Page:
Calls for domestic abuse support workers to be prioritised for Covid-19 vaccine
Domestic abuse support workers are answering helpline calls from home while their children study to make sure victims get the help they need during the coronavirus lockdown, MPs have heard.
Domestic abuse commissioner Nicole Jacobs outlined the lengths staff were going to in order to keep support services running amid the pandemic.
Speaking to the Commons Home Affairs Committee on Wednesday, she reiterated calls for staff at refuges and community-based domestic abuse services to be prioritised for the coronavirus vaccine alongside emergency workers so services could work to full capacity.
There is no-one “waiting in the wings” to take over work if staff, who have an average caseload of more than 40 people at any one time, are off sick or having to self-isolate, she warned.
These are people who are taking helpline calls at home when their children are trying to study in the other room
Describing the current situation for domestic abuse victims as “extremely serious”, Ms Jacobs said there had been an increase in demand for refuge accommodation, particularly after periods of lockdown.
She told MPs the workforce was a “relatively small number” but “pretty stretched”, adding: “I imagine that we could vaccinate them, at this amazing rate of vaccinations that we have, within an hour.
“It would be so important for these services… who are under a lot of strain and… who have been working exhaustedly over the last year, to have that in place so that they can keep open as much as possible all of the services that we have and be safe about it.
“These are people who are taking helpline calls at home when their children are trying to study in the other room.”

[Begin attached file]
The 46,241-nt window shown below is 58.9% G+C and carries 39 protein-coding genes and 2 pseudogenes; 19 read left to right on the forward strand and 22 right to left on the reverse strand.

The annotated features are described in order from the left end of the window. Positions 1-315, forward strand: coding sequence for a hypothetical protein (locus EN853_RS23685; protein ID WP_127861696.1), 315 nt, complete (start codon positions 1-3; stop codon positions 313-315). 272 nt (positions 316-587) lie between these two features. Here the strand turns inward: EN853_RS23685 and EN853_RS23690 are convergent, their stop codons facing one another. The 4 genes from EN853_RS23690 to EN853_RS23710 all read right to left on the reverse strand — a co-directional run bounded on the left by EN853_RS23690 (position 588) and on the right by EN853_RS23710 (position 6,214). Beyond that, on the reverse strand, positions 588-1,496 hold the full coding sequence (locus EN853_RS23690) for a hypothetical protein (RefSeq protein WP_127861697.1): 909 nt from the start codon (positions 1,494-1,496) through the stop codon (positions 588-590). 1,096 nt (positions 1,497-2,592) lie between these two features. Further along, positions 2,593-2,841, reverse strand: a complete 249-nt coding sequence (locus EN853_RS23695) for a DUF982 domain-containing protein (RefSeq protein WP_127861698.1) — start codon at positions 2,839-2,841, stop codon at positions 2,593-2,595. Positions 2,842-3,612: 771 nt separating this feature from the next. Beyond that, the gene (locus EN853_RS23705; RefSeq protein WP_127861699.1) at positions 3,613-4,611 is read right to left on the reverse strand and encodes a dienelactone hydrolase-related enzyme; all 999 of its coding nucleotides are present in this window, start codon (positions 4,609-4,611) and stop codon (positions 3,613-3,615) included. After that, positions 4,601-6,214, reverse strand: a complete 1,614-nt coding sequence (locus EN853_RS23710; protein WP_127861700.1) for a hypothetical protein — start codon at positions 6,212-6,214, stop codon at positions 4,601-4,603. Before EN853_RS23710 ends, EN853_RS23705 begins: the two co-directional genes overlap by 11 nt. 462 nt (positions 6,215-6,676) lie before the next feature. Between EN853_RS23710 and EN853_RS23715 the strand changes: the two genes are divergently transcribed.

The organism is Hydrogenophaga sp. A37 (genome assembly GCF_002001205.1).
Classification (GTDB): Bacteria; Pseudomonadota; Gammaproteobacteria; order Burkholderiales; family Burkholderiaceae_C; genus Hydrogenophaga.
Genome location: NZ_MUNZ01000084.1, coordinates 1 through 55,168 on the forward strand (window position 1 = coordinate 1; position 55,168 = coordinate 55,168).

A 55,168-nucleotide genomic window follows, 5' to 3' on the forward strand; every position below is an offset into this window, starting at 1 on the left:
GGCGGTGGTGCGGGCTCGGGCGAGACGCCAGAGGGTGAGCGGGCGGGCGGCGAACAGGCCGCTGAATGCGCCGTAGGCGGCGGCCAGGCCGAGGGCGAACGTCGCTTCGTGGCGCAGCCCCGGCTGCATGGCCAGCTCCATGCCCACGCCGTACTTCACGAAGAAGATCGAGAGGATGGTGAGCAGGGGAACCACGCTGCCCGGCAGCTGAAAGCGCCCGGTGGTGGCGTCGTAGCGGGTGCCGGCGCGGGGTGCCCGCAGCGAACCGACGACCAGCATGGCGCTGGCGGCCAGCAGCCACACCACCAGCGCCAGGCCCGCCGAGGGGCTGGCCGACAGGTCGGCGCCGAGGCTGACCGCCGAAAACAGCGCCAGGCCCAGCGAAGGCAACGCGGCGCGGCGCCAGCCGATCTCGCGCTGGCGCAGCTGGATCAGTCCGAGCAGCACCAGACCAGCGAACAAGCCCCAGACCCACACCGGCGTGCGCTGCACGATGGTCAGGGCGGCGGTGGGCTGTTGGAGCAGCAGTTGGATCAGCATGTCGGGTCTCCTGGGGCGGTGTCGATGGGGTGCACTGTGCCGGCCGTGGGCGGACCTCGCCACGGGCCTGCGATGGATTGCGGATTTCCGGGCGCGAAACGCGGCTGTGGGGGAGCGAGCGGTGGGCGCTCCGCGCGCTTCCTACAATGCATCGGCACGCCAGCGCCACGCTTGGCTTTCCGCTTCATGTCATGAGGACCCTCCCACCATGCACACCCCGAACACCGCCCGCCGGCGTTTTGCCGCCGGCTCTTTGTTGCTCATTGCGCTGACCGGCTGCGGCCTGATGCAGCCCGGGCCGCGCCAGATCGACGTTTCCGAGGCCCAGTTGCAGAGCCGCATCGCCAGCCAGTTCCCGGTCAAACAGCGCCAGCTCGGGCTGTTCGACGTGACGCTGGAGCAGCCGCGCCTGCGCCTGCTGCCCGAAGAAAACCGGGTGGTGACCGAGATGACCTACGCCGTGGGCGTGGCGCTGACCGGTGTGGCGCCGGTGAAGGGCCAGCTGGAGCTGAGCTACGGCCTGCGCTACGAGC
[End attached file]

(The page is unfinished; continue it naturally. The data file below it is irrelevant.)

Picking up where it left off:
Ms Jacobs also called for the Government to “keep up the momentum” on public awareness campaigns and revived calls for long-term sustainable funding for the sector.
Lucy Hadley, head of policy and campaigns at charity Women’s Aid, warned the impact of abuse taking place now could be felt into the “next decade and beyond” because of the time it can take victims on average to build up courage to reach out for help.
She told MPs: “Our latest data, from a sample 27,000 survivors in England, shows that the average length of abuse they experienced before accessing a domestic abuse support service was six years.”
On Tuesday, committee chairman Yvette Cooper described indications of a rise in domestic abuse reports to charities throughout the pandemic as “deeply troubling” and warned this showed “no sign of abating”.
Calls and contacts logged by the National Domestic Abuse Helpline increased by 34% to 114,986 between April and December, compared to 85,771 for the same period in 2019, figures provided by Ms Jacobs to the committee suggest.
The helpline also made 3,785 referrals for emergency refuge accommodation during this time.
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